By Ian Shapira
Washington Post Staff Writer
Sunday, October 16, 2005
After the devil went down to Georgia, it seems, he got censored in Prince William County.
In preparation for a guest appearance at the Peach Bowl in Atlanta, the marching band at C.D. Hylton High School had a logical and seemingly innocuous idea: play a Georgia-themed song. They decided on "The Devil Went Down to Georgia," by the Charlie Daniels Band.
But early this month, a local newspaper, the Potomac News, published a letter by a Woodbridge resident who, after having seen the C.D. Hylton Bulldawg Marching Band perform the country-western hit at a football game, wondered how a song about the devil could be played at school events, because of the separation of church and state.
Fearing bad public reaction, Hylton's longtime band director, Dennis Brown, pulled the song from the playlist. "I was just being protective of my students. I didn't want any negative publicity for C.D. Hylton High School," he said.
But Brown's strategy backfired. The decision has created a furor, and even Charlie Daniels has weighed in.
"I am a Christian, and I don't write pro-devil songs. Most people seem to get it. It's a fun little song," Daniels said Friday in a telephone interview from Mokena, Ill., where he was scheduled to perform a concert. "I think it's a shame that the [marching band director] would yield to one piece of mail. If people find out that he can be manipulated that easily, he's going to have a hard way to go."
Christine Heeren, whose daughter Sandrine, 17, is the band's color guard captain, said many parents are frustrated that the song won't be performed but are unanimous in their respect for Brown as a thoughtful and popular band director.
"I am quite in a dilemma," she said. "The children were more disappointed because they spent a lot of hours in marching band camp. It takes a lot of patience and drilling."
Residents, alumni and parents have been fulminating in the Potomac News and on its Web site against censorship, the values of the media, the band director and, perhaps not surprisingly, the writer of the letter, Robert McLean. In the paper's online forum, people have written about a range of topics -- abortion, presidential politics, whether Daniels rocks or not-- that show how testy emotions have become.
To paraphrase from the song, fire has flown from their fingertips:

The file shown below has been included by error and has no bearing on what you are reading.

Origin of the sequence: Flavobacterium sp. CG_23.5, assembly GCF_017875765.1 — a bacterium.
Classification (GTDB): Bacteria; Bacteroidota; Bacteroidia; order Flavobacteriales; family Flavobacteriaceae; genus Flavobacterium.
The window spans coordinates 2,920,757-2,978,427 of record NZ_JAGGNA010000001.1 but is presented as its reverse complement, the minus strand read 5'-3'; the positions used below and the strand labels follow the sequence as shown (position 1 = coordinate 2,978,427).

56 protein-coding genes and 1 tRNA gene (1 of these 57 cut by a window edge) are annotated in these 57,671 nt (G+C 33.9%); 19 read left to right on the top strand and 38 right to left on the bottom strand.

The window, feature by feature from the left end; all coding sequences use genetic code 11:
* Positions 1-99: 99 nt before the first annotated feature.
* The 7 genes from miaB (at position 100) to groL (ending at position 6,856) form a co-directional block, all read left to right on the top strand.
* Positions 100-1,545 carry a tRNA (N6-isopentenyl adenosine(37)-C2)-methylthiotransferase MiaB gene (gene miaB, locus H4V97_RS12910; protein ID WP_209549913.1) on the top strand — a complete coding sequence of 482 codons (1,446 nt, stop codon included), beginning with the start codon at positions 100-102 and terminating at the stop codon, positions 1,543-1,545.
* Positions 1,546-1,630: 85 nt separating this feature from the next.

"God have mercy. How did we become a country full of weenies who give into the cranky nonsense of 1 voice?" one person tapped out on a computer. "I guess I need to go back to school. I thought the idea behind our country was that the majority ruled? You know, like the majority of people voted for the President's re-election and now the ruling party is knuckling under to every left wing nut out there? I give up!"
A person identified as Ticked Off Parent chimed in: "What's next? School Book Burnings because someone finds To Kill a Mockingbird offensive? Whoever started this should be banned from the school, NOT THE SONG!"
Another wrote in: "So what if the song does actually 'revolve' around Satan? Satan has its rightful place in history as does Women's suffrage, slavery, and every other subject bad or good!"
Daniels's song, which won a Grammy Award in 1979, is a tongue-in-cheek, tale about a devil heading down to Georgia and challenging a young man named Johnny to a fiddling duel. The stakes are high: If the devil plays a better tune, then he gets to keep Johnny's soul. But Johnny is too talented and beats the devil, winning a golden fiddle, and making Daniels's song a metaphor for the triumph of good over evil.
Brown said the Bulldawg Marching Band has been practicing "Devil" since early summer and one student even purchased an electric violin for the routine. The band played the song during the pregame show of the state football championship in 2003, he said, and no one complained.
As for that nettlesome letter writer, Robert McLean? The defense contractor, whose children are home-schooled, said he went to Hylton's football game just because he enjoys the sport. His letter, he said, was meant to start a philosophical debate, not to wreck any student's marching band experience. Besides, he said, he loves "Devil."
"It was one of the first 45s I had as a kid," he said.